In recognition of Fashion Revolution Week and in honour of the 1,133 people who died and the 2,500 who were injured when the Rana Plaza factory building in Bangladesh collapsed on 24 April 2013, PROJECT FUTURES has partnered with Fashion Revolution and the Westpac Youth Network to bring you a heart-breaking, yet compelling film that opens our eyes to the global impact of fashion on people and the planet.

The True Cost is a ground breaking documentary film that pulls back the curtain on the untold story and asks us to consider, who really pays the price for our clothing?

Filmed in countries all over the world, from the brightest runways to the darkest slums, and featuring interviews with the world’s leading influencers including Stella McCartney, Livia Firth and Vandana Shiva, The True Cost is an unprecedented project that invites us on an eye opening journey around the world and into the lives of the many people and places behind our clothes.

Date:      Wednesday 26 April 2017

Time:      615pm Check-In 

                    635pm Welcome and Raffle Draw

                    650pm Film to commence

                    825pm Panel Discussion

                    845pm  Finish

Where: Event Cinemas, George St Sydney

Cost:      $25 per ticket or $35 to include popcorn and a drink

Thanks to our sponsor, the Westpac Youth Network, all proceeds from the event will be donated to PROJECT FUTURES to support victims of trafficking and exploitation in the Asia-Pacific region.

Every person who attends the screening will also walk away with this ethically sourced "Who Made My Clothes" tote bag from OCC Apparel!


This is more than a screening.

Not only do we want you to learn and enjoy yourself, but we also want you to help us take action and form part of the revolution. We want this to be both SERIOUS and FUN.

The Serious: Following the film, there will be a short panel discussion where you will hear from two incredible women working to address these issues and be able to ask questions.


Jaana Quaintance-James, is the Ethical Sourcing Manager of David Jones and has been responsible for the development and delivery of the business' five year ethical sourcing strategy since 2015.

In this role she draws on 12 years of experience developing and implementing change programs which identify and remediate labour standards risks in international supply chains. She has fieldwork experience in over 15 countries delivering social audits, leading training sessions for workers, supervisors and managers, and implementing remediation programs.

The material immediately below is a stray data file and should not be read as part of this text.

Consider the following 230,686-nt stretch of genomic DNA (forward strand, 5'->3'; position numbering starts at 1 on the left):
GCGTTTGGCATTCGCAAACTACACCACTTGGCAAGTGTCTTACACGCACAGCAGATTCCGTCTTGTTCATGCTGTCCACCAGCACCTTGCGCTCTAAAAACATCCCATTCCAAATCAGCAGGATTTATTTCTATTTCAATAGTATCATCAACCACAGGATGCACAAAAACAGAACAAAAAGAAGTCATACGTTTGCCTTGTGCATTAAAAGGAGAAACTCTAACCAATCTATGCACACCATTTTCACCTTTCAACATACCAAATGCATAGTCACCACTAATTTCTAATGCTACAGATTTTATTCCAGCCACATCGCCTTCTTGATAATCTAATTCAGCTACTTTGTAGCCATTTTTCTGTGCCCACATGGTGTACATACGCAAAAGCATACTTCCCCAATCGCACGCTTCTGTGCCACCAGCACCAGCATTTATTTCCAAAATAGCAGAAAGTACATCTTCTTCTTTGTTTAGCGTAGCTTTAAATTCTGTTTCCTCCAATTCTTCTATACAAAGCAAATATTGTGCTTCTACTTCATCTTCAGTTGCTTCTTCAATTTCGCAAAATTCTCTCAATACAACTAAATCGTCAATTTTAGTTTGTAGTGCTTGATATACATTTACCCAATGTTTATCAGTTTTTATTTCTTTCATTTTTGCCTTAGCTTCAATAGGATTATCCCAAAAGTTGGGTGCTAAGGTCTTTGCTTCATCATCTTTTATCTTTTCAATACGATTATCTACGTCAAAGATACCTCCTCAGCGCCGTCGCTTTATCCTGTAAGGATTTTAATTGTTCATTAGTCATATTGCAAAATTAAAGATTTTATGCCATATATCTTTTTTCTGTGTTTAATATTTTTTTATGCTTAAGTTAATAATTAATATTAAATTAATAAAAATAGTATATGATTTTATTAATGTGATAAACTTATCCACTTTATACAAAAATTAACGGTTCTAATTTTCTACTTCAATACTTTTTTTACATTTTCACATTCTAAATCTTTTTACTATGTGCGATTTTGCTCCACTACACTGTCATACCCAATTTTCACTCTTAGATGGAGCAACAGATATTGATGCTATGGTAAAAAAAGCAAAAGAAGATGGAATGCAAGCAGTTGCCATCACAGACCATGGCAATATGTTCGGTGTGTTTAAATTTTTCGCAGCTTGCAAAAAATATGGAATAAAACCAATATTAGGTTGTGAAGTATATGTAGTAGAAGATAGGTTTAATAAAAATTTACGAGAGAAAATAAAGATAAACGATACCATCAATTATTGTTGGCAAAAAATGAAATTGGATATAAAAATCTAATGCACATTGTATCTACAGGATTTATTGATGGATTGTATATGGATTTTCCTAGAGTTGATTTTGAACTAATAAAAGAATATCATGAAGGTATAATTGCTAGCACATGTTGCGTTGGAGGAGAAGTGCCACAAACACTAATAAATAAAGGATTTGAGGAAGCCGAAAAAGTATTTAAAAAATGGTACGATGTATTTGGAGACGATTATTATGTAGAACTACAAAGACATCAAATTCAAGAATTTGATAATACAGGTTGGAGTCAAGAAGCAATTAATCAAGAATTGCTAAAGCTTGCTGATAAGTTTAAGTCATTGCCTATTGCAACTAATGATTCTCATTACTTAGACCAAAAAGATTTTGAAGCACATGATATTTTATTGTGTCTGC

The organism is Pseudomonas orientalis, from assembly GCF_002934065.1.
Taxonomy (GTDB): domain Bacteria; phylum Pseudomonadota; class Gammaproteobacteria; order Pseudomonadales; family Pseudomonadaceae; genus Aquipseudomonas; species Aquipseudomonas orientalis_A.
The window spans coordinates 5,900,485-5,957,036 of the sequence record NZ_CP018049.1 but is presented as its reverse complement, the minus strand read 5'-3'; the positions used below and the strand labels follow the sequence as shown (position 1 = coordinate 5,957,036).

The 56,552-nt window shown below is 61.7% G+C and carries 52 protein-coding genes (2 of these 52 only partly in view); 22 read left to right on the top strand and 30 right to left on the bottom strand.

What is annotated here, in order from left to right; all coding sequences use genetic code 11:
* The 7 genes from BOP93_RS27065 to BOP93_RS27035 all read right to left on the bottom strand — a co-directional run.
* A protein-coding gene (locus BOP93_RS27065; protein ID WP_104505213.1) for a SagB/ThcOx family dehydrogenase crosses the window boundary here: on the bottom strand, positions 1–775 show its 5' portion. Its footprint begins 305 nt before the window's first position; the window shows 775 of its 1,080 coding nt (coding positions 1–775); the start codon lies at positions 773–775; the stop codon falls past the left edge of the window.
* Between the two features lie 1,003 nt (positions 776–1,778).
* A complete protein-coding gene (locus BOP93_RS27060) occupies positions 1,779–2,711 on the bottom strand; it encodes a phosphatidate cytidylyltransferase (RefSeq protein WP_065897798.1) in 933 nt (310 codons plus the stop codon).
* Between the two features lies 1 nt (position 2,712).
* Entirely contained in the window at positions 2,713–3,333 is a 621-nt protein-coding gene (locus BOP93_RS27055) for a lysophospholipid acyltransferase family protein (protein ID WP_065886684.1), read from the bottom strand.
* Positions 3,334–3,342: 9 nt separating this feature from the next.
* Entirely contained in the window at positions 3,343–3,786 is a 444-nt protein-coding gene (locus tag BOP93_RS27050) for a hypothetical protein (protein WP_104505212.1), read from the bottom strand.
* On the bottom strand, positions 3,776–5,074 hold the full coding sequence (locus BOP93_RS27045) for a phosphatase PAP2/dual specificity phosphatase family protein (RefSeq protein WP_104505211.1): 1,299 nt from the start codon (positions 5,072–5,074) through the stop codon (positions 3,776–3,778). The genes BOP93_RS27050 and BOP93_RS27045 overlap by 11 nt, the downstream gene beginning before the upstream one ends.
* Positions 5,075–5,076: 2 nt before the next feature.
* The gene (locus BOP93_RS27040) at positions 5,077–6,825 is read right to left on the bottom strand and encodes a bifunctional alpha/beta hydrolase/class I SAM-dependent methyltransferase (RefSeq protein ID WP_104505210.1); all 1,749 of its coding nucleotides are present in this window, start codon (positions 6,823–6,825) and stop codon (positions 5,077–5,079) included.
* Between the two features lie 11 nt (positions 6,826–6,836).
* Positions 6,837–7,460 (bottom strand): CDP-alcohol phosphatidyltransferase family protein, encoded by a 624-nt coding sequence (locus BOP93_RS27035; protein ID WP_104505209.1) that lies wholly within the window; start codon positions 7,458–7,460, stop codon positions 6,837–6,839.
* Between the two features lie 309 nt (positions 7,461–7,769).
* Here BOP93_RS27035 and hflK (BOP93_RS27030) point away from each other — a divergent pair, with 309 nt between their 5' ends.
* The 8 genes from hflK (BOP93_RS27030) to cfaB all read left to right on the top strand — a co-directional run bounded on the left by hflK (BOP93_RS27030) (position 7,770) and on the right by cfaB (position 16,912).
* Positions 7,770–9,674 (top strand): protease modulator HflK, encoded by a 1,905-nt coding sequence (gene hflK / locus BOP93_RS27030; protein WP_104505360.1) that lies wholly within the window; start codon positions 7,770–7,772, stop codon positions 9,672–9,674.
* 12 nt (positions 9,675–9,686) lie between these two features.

Melinda Tually, is the Director of NDLESS: The New Normal and the Co-ordinator for Fashion Revolution Australia and New Zealand. Melinda advises brands and retailers on responsible business and supply chain strategy, social and environmental risks, communications, partnerships and sourcing. 

She established the Australian and New Zealand arm of Fashion Revolution in 2013 and sits on its Global Advisory Committee. The movement has garnered nation wide press across print, television and radio and has facilitated events and online campaigns, successfully advocating to all stakeholders in the fashion industry.

The Fun: We are also encouraging everyone who attends the screening to wear their clothes inside out or turn their tops around to take a photo of your label just before the screening starts. Signage will be available when you arrive to take that magic shot!

·       Upload to instagram and ask your brand #whomademyclothes.

There will also be a raffle and lucky door prize as part of the event.

1 for $5   |    3 for $10    |    10 for $20


  • A family pass to Taronga Zoo,
  • Moonbird: Women's Organic Cotton Pyjama - Royal Maquis Tunic Set
  • 700ml bottle of Cointreau
  • A two pack of Kusaga Athletic The Greenest Tees
  • Tara Winkler's Biography: How (not) to start an orphanage by a woman who did
  • Four Unlimited Rides passes to Luna Park Sydney!
  • Captain Cook Story Cruise for two people on Sydney Harbour


Don't forget to bring your business card for a chance to win a thought-provoking book by Clare Press: 

Wardrobe Crisis: How We Went from Sunday Best to Fast Fashion 

In the 21st century, the fashion industry is out of control – and so, apparently, are we.

We are buying clothes like never before, so many that the average Australian woman wears just a third of what's in her wardrobe. And men are fast catching up – global menswear sales increased by 70 per cent from 1998 to 2014. The industry produces way too much: things we don't need and wouldn't want if we weren't so brainwashed by social media, and advertising and celebrities who never wear the same thing twice.

The Westpac Youth Network recognise the power and potential of young people to positively influence this industry and curb demand purely by making fewer, better quality choices.

We want to thank our sponsor for supporting this initiative and helping us to raise awareness of this issue amongst such an important group within the organisation.